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Parents, Students, Teachers and Administrators See Standards as Necessary but Not Enough; School Environment and Adequate Funding Are Bigger Priorities

In "Reality Check 2006: Is Support for Standards and Testing Fading?" Public Agenda found that, five years into the implementation of the No Child Left Behind Act and over a dozen years into the so-called standards movement in American education, the public now sees these reforms as "necessary, but not sufficient."
Parents, Students, Teachers and Administrators See Standards as Necessary but Not Enough; School Environment and Adequate Funding Are Bigger Priorities

A new research released by Public Agenda concludes that key elements of the public believe high standards and testing are necessary but not enough by themselves to lead to further progress.

In "Reality Check 2006: Is Support for Standards and Testing Fading?" (the third report issued this year in the Reality Check 2006 series), Public Agenda found that, five years into the implementation of the No Child Left Behind Act and over a dozen years into the so-called standards movement in American education, the public now sees these reforms as "necessary, but not sufficient." This is consistent across a number of indicators among all groups surveyed by Public Agenda --- parents, students, teachers and administrators.

"Reality Check 2006" shows that relatively few parents, teachers, principals or superintendents see more of the same as the best course for the future. In this year's survey, respondents were asked to choose among four hypothetical candidates for the local school board --- one running on a platform of standards and testing, a second backing vouchers, a third backing charter schools, and a fourth calling for more money for schools and smaller classes. Among parents, the standards and testing candidate comes in a distant second to a candidate backing smaller classes and more funding. Fewer than one in four parents picked the standards candidate out of the four options. Among the educators, support for a school board candidate focusing primarily on standards and testing is in the single digits.

The report is available at: http://www.publicagenda.org/specials/realitycheck06/realitycheck06_main.htm

Published Tuesday, Jul. 11, 2006

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Parents, Students, Teachers and Administrators See Standards as Necessary but Not Enough; School Environment and Adequate Funding Are Bigger Priorities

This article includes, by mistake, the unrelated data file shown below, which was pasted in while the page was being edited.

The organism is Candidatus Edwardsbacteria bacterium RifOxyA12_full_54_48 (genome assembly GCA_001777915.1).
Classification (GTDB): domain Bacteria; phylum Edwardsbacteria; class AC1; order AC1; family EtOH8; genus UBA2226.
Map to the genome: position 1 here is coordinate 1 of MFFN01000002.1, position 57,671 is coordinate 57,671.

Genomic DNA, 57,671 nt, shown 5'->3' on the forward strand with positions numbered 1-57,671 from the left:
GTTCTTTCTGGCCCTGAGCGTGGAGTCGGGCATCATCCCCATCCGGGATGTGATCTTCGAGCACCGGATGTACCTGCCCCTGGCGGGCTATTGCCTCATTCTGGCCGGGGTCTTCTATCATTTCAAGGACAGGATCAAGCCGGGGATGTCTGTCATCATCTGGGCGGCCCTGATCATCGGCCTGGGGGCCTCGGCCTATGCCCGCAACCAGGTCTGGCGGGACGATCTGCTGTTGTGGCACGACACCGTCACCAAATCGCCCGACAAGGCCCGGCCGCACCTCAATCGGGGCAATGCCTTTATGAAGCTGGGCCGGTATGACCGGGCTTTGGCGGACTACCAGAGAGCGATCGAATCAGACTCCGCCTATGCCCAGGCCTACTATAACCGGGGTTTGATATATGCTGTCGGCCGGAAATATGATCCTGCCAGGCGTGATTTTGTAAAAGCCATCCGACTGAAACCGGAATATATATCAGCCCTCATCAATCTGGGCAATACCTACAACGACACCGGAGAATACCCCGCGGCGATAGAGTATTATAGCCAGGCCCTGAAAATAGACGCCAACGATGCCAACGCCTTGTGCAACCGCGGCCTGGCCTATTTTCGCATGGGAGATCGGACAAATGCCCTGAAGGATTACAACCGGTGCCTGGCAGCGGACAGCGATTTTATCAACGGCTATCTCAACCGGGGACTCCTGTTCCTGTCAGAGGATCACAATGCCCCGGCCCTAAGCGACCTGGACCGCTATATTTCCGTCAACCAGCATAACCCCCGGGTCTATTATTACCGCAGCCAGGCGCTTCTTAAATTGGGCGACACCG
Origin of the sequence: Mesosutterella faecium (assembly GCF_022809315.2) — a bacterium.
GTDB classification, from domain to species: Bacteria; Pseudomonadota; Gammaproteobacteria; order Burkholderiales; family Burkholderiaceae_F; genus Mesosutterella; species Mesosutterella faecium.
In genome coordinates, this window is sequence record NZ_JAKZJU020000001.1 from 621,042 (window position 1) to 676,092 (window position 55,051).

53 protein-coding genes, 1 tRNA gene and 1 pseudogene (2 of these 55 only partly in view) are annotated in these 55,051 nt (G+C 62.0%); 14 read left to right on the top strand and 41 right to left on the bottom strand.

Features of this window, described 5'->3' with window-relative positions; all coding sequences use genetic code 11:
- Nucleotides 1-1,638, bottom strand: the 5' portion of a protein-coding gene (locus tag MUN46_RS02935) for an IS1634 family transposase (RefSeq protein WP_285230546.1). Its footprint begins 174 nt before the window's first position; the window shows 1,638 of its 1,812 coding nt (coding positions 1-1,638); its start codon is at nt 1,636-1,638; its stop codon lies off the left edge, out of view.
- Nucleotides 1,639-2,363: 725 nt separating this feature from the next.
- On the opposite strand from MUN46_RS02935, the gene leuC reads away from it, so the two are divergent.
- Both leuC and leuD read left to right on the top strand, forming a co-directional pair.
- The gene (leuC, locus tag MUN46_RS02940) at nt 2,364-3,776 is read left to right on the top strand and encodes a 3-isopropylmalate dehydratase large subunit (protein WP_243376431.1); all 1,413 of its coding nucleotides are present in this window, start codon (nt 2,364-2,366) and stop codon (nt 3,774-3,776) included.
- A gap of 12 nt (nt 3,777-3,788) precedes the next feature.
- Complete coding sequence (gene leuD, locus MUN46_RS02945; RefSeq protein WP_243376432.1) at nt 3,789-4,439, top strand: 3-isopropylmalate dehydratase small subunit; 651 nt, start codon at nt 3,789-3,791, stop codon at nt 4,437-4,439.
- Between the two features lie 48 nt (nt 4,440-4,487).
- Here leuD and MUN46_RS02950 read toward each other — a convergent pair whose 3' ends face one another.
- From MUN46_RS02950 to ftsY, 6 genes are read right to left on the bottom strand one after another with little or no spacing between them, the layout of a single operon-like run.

Parents, Students, Teachers and Administrators See Standards as Necessary but Not Enough; School Environment and Adequate Funding Are Bigger Priorities

A new research released by Public Agenda concludes that key elements of the public believe high standards and testing are necessary but not enough by themselves to lead to further progress.

In "Reality Check 2006: Is Support for Standards and Testing Fading?" (the third report issued this year in the Reality Check 2006 series), Public Agenda found that, five years into the implementation of the No Child Left Behind Act and over a dozen years into the so-called standards movement in American education, the public now sees these reforms as "necessary, but not sufficient." This is consistent across a number of indicators among all groups surveyed by Public Agenda --- parents, students, teachers and administrators.

"Reality Check 2006" shows that relatively few parents, teachers, principals or superintendents see more of the same as the best course for the future. In this year's survey, respondents were asked to choose among four hypothetical candidates for the local school board --- one running on a platform of standards and testing, a second backing vouchers, a third backing charter schools, and a fourth calling for more money for schools and smaller classes. Among parents, the standards and testing candidate comes in a distant second to a candidate backing smaller classes and more funding. Fewer than one in four parents picked the standards candidate out of the four options. Among the educators, support for a school board candidate focusing primarily on standards and testing is in the single digits.

The report is available at: http://www.publicagenda.org/specials/realitycheck06/realitycheck06_main.htm

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